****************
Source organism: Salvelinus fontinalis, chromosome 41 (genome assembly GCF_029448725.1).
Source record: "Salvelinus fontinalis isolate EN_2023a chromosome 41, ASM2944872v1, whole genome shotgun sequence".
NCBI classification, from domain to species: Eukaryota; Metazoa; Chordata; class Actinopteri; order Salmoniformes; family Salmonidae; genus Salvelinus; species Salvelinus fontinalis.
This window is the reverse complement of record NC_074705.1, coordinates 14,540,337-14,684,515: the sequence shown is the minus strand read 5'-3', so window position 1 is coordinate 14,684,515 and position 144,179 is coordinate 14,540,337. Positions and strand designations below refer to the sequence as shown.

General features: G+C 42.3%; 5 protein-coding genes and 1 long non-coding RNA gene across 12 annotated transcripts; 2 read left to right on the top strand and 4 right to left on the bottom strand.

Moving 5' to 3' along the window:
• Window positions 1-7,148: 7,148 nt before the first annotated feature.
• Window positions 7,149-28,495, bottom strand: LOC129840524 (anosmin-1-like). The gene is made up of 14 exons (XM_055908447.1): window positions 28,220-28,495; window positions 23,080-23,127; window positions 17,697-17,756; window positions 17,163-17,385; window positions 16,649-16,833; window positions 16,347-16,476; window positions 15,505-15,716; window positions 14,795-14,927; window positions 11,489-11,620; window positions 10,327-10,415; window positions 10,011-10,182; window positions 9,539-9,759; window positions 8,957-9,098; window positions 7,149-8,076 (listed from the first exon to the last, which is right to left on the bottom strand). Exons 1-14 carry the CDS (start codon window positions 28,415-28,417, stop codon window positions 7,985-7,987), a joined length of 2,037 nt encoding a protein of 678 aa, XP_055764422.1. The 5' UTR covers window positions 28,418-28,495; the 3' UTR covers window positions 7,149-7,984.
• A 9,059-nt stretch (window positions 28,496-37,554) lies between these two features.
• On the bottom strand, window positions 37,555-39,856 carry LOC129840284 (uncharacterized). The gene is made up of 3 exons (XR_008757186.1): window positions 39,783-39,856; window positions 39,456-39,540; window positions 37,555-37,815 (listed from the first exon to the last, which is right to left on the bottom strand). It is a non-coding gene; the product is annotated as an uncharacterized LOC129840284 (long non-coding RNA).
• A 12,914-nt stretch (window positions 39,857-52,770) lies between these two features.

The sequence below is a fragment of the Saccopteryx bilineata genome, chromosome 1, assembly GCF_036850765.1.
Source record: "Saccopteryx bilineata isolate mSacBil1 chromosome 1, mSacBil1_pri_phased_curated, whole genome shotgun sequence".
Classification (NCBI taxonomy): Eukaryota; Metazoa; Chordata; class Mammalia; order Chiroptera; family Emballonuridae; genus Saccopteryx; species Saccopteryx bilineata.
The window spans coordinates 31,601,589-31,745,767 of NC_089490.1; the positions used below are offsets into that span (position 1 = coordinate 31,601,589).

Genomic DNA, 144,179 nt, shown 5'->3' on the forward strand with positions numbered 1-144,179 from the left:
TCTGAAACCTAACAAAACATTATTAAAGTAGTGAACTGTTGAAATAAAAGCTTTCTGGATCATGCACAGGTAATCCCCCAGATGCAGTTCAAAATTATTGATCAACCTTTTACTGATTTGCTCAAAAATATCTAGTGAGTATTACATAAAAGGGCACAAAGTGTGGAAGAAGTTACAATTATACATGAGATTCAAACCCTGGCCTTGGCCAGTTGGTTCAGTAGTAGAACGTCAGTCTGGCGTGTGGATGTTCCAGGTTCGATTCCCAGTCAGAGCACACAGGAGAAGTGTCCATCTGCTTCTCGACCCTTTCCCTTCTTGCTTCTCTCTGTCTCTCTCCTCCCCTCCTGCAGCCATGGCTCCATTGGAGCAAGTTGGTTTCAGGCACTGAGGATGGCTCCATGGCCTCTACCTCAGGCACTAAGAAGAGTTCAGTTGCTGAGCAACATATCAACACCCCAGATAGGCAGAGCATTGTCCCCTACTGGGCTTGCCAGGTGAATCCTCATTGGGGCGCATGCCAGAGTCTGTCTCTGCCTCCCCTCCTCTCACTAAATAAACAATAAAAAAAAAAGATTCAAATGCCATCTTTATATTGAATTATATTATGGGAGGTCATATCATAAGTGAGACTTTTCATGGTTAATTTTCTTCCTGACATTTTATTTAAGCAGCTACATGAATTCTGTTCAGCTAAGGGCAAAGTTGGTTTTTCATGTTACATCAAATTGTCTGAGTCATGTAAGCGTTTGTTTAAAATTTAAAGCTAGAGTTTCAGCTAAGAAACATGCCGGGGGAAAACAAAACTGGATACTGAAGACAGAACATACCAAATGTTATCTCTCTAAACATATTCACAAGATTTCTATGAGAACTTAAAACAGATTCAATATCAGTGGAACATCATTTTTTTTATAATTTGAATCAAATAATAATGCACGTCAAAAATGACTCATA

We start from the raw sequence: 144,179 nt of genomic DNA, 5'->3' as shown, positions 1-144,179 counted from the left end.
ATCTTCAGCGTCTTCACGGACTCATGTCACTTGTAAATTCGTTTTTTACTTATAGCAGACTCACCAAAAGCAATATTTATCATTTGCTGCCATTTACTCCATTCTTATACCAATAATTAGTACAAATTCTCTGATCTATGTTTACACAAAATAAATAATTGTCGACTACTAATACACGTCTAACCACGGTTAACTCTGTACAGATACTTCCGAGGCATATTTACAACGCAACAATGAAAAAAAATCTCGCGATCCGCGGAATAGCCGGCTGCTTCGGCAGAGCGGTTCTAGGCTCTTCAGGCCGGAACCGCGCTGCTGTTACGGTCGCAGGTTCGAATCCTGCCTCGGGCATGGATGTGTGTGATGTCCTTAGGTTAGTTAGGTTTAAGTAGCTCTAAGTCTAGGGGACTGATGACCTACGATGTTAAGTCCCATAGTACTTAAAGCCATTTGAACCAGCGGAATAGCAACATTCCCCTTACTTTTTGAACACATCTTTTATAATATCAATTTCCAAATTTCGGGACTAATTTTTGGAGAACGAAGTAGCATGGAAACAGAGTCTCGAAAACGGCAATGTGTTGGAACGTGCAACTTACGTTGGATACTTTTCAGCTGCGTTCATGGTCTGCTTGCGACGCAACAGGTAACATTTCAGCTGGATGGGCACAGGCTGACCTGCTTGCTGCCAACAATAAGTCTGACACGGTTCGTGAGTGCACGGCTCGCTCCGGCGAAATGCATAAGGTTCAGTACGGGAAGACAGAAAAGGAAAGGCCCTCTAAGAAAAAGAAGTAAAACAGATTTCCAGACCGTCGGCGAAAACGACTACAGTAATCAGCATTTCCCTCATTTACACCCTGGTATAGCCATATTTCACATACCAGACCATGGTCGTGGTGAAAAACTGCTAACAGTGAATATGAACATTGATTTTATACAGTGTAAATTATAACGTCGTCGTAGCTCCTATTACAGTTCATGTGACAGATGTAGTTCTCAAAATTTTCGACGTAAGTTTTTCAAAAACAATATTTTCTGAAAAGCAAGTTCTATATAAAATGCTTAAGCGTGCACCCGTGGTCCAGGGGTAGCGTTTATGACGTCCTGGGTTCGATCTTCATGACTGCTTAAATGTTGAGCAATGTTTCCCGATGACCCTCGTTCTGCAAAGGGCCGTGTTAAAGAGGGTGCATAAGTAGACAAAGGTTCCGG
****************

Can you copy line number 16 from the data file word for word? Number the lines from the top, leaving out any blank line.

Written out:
Genomic DNA, 144,179 nt, shown 5'->3' on the forward strand with positions numbered 1-144,179 from the left: